We made a post at the beginning of the month announcing that the month of January is “Glaucoma Awareness Month”. The article touched on research surrounding the disease, some basic facts and figures on the number of glaucoma cases in the U.S., and ways to get involved in the search for a cure. And now that January is coming to a close, we thought we’d circle back and give our readers one last post to think on concerning glaucoma.
Our friends at glaucoma.org have boiled it down to 4 facts they think everyone should know:
1. Glaucoma is a leading cause of blindness
Glaucoma can cause blindness if it is left untreated. And unfortunately approximately 10% of people with glaucoma who receive proper treatment still experience loss of vision.
2. There is no cure (yet) for glaucoma
Glaucoma is not curable, and vision lost cannot be regained. With medication and/or surgery, it is possible to halt further loss of vision. Since open-angle glaucoma is a chronic condition, it must be monitored for life. Diagnosis is the first step to preserving your vision.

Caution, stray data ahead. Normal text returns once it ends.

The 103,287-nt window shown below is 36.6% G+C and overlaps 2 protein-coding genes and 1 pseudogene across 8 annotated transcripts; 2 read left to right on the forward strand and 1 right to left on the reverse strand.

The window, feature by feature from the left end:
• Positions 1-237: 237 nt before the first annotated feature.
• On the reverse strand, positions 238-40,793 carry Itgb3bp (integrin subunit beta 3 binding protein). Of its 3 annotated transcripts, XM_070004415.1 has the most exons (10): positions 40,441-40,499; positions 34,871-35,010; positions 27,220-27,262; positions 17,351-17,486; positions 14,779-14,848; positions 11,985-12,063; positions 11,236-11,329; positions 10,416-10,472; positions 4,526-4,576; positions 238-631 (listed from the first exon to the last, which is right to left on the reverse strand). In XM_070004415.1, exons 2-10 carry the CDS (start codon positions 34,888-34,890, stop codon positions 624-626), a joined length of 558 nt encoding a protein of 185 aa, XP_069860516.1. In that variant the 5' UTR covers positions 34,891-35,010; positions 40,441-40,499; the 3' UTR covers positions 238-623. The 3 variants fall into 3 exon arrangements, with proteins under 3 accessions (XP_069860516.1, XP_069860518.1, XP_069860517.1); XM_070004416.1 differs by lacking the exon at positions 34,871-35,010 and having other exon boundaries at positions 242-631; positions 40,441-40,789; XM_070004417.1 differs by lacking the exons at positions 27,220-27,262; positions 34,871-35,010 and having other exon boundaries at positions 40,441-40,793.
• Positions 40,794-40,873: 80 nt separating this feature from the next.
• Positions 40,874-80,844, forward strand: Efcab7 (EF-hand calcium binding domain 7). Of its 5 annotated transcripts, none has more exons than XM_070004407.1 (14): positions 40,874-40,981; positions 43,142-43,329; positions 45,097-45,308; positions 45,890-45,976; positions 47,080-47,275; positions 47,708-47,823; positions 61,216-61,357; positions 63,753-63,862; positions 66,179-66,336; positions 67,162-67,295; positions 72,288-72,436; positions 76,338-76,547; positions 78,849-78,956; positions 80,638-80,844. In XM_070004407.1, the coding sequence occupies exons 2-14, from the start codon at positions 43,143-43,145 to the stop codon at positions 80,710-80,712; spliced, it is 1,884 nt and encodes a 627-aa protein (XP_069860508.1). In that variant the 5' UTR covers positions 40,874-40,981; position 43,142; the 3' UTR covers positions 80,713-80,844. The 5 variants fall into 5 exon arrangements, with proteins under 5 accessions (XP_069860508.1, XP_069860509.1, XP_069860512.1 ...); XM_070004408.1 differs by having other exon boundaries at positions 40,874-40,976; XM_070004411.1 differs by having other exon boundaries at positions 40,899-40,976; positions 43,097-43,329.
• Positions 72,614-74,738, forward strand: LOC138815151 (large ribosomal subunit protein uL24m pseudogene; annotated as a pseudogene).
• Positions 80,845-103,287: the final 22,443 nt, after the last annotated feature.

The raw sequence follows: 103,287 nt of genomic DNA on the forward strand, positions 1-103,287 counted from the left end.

3. Everyone is at risk for glaucoma
Everyone is at risk for glaucoma from babies to senior citizens. Older people are at a higher risk for glaucoma but babies can be born with glaucoma (approximately 1 out of every 10,000 babies born in the United States). Young adults can get glaucoma, too. African Americans in particular are susceptible at a younger age.
4. There may be no symptoms to warn you
With open-angle glaucoma, the most common form, there are virtually no symptoms. Usually, no pain is associated with increased eye pressure. Vision loss begins with peripheral or side vision. You may compensate for this unconsciously by turning your head to the side, and may not notice anything until significant vision is lost. The best way to protect your sight from glaucoma is to get tested. If you have glaucoma, treatment can begin immediately.
These quick facts are a bit overwhelming, right? That’s why we all need to join the cause for finding a cure.
And of course, take care of yourself and your eyes. Make sure to schedule regular eye exams for you and your loved ones. Early detection is key to fighting symptoms. Until there is a cure, awareness is our best weapon.